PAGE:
HUGHIE continued during handle the bludgeon of the the next few weeks to study other. the character of the female Not that Miss Joan Gaymer sex exemplified by his

ran any such risk.

She was ward Miss Joan Gaymer, and indeed toute femme, and stood some facts in natural history secure from the prospect of were brought to his notice being cut off from her natural which had not hitherto 00- provender. Her chief danger curred to him.

was that of a surfeit. She In her relations with her possessed a more than usually male belongings a woman does healthy appetite for admiranot expect much. Certainly tion, and there not justice, nor reason, nor wanting a supply of personscommon - sense. That which chiefly of her own sex, be it she chiefly desires - so those said to proclaim the fact that

— who know inform us-is ad- in her case the line between miration and, if possible, kind- appetite and gluttony was very ness, though the latter is not finely drawn indeed. essential. The one thing she was some truth, it is to be cannot brook is neglect. At- feared, in the accusation, for tention of some kind she must Joan undoubtedly exhave. Satisfy her soul with hibiting symptoms at this time this, and she will remain all of a species of mental indigesyou desire her to remain tion what the French call toute femme - something for tête montée and the Americans lonely mankind to thank God “swelled head” – induced by for. Stint her, and there is a an undiluted diet of worship danger that she will drift into and homage. Appetite for this the ranks of that rather sort of thing grows with eatpathetic third sex, born of ing, and Joan, like her mother higher education and femin- before her, was beginning to ine superfluity, which to think too much of those who day stands apart from its supplied her with the meat her fellow - creatures and loudly soul loved and too little of proclaims its loathing for those who did not. the masculinity of man and those who did not were chiefly its contempt for the effem- those who had her welfare most inacy of woman, but which nearly at heart, she was deseems so far only to have cast prived for the time being of a away the rapier of the one good deal of the solid sustenwithout being able to lift or ance of real friendship.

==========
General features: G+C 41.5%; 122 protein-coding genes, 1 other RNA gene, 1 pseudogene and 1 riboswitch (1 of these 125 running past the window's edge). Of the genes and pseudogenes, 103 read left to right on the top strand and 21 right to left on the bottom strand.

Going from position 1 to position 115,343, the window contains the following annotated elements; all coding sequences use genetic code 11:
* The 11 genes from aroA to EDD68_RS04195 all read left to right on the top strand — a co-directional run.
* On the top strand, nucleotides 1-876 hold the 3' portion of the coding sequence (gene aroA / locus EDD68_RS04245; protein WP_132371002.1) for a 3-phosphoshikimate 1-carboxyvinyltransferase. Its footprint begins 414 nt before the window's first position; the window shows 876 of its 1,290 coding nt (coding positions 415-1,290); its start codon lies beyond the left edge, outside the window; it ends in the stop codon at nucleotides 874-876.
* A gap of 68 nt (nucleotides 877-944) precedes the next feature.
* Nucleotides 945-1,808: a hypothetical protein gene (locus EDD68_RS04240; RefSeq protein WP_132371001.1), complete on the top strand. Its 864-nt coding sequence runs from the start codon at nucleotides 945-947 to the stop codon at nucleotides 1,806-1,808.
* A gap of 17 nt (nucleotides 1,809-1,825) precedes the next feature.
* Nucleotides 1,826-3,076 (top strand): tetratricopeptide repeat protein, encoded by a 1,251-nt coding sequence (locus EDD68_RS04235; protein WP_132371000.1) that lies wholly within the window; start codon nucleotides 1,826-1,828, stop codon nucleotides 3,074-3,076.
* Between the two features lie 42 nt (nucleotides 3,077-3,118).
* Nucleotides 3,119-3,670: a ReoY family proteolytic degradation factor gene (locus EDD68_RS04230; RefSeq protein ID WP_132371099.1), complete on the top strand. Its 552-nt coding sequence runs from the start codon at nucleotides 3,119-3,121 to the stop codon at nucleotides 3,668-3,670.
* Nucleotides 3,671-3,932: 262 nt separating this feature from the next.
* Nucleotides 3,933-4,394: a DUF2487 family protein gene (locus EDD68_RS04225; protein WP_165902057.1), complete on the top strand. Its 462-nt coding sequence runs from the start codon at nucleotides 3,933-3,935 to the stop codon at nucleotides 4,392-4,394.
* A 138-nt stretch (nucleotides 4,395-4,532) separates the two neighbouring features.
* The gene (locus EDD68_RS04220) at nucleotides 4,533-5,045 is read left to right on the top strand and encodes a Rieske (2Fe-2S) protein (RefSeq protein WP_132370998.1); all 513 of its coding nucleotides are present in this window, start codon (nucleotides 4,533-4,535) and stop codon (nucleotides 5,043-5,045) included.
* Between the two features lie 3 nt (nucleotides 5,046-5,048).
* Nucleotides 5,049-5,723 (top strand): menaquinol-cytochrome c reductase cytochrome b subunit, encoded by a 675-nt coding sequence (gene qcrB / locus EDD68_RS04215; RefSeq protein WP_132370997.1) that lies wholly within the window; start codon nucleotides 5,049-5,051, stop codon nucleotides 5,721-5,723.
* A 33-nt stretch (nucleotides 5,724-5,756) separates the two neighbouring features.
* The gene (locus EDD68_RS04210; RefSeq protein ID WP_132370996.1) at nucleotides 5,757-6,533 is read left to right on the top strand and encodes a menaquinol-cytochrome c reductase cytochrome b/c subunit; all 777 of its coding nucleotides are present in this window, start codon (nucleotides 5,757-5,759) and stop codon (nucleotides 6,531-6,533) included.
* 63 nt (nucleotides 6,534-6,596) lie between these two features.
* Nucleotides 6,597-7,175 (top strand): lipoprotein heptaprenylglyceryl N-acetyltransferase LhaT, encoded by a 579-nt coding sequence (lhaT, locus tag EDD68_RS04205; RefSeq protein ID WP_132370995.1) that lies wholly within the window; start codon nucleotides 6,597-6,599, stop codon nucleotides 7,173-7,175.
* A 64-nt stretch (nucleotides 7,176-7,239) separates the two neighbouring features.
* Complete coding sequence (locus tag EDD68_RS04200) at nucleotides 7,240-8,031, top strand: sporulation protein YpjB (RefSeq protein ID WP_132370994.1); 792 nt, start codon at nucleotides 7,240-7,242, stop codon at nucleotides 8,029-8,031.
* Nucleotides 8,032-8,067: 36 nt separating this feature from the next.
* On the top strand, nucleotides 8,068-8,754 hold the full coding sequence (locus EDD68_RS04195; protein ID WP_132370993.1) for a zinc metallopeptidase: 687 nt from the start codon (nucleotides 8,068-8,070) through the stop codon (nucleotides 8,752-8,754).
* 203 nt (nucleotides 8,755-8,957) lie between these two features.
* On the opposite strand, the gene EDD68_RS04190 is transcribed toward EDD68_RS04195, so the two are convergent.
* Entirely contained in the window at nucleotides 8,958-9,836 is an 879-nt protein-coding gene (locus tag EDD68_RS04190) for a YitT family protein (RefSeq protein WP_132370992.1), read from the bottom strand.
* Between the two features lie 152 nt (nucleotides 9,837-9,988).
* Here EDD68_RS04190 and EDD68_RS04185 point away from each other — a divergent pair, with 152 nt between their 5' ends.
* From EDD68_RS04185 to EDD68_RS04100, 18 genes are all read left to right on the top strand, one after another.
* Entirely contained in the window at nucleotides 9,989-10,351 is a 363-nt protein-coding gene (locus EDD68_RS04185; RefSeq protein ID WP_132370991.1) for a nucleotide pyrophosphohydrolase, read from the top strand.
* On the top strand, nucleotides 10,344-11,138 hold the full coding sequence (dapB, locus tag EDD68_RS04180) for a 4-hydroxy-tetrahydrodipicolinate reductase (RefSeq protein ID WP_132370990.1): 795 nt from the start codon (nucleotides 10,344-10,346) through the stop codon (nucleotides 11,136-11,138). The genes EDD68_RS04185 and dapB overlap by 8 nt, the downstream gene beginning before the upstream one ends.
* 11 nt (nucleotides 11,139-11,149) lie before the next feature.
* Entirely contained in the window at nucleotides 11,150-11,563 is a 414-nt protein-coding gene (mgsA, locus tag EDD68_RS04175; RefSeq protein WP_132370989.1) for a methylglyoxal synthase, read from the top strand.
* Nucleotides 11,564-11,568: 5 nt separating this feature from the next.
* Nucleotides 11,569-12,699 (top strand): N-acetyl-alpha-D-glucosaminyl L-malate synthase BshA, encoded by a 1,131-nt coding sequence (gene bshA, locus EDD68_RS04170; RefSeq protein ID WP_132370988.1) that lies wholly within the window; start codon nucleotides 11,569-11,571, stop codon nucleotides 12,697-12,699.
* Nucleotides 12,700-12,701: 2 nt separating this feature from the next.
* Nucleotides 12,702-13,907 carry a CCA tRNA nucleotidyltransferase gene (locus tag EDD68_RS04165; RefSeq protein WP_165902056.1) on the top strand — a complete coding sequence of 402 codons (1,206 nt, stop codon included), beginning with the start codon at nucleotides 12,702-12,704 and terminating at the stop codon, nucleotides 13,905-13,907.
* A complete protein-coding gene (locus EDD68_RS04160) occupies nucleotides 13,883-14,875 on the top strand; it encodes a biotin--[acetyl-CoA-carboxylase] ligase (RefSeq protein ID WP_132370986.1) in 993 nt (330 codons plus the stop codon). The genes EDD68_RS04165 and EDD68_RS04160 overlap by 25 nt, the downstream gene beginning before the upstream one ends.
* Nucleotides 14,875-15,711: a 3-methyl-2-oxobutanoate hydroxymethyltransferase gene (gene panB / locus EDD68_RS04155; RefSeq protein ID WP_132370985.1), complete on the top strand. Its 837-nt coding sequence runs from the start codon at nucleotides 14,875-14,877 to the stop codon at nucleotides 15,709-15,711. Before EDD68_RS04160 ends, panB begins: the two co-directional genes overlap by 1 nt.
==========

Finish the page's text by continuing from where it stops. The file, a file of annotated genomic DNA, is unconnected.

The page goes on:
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She was a curious mixture her vagaries were

more freof worldly wisdom and naïveté, quently due to the influence of and was frankly interested in the moment than any desire to herself. She was undisguisedly pose. She would disappoint a anxious to know what people young man of a long-promised thought of her, and made no tête-à-tête on the river to go attempt to conceal her pleasure and play at shop in a plantawhen she found herself “a tion with the under-keeper's success. On the other hand, children. She would shed tears she presumed a great deal too over harrowing but unconvinomuch the patience and ing narratives of destitution at loyalty of her following. She the back door. She was kind was always captious, frequently to plain girls— which attracinconsiderate, and, like most tive girls sometimes are notyoung persons who have been and servants adored her, which respectably brought up, was is a good sign of any body. desperately anxious to be con- She was lavishly generous ; sidered rather wicked.

indeed, it was never safe for These facts the slow-moving her girl friends to express ad. brain of Hughie Marrable miration, however discreet, for absorbed one by one, and he anything belonging to her, for felt vaguely unhappy on the she had an embarrassing habit girl's acoount, though he could of tearing off articles of attire not find it in his heart to blame or adornment and saying "I'll her. Joey, he felt, was merely give it to you !” with the making full use of her oppor- eagerness and sincerity of a tunities. Within her small child. kingdom, and for her brief And her code of honour was term, she held authority as as strict as a schoolboy'sabsolute as that, say, of a than which no

can be Secretary of State, nor was said. A secret w98 safe with she fettered by any pedantio her. She had once promptly scruples, such as might have and permanently renounced the hampered the official in ques- friendship of a particular crony tion, about exercising the of her own, who boasted to her, same; and Hughie, who was giving names and details, of a something of an autoorat him- proposal of marriage which she self, could not but admit that had recently refused. his ward was acting very In short, Miss Joan Gaymer much, mutatis mutandis, as he strongly resembled the young would have done under similar lady who in times long past circumstances.

was a certain poetical gentleBut as time went on and his man's Only Joy. She sense of perspective adjusted sometimes forward, sometimes itself, he began to discover coy-sometimes, be it added, signs that beneath all her airs detestable—but she never failed and graces and foam and froth, to please—or rather, to attract, the old Joey endured. She which is better still. was a creature of impulse, and Mrs

Jack Leroy

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was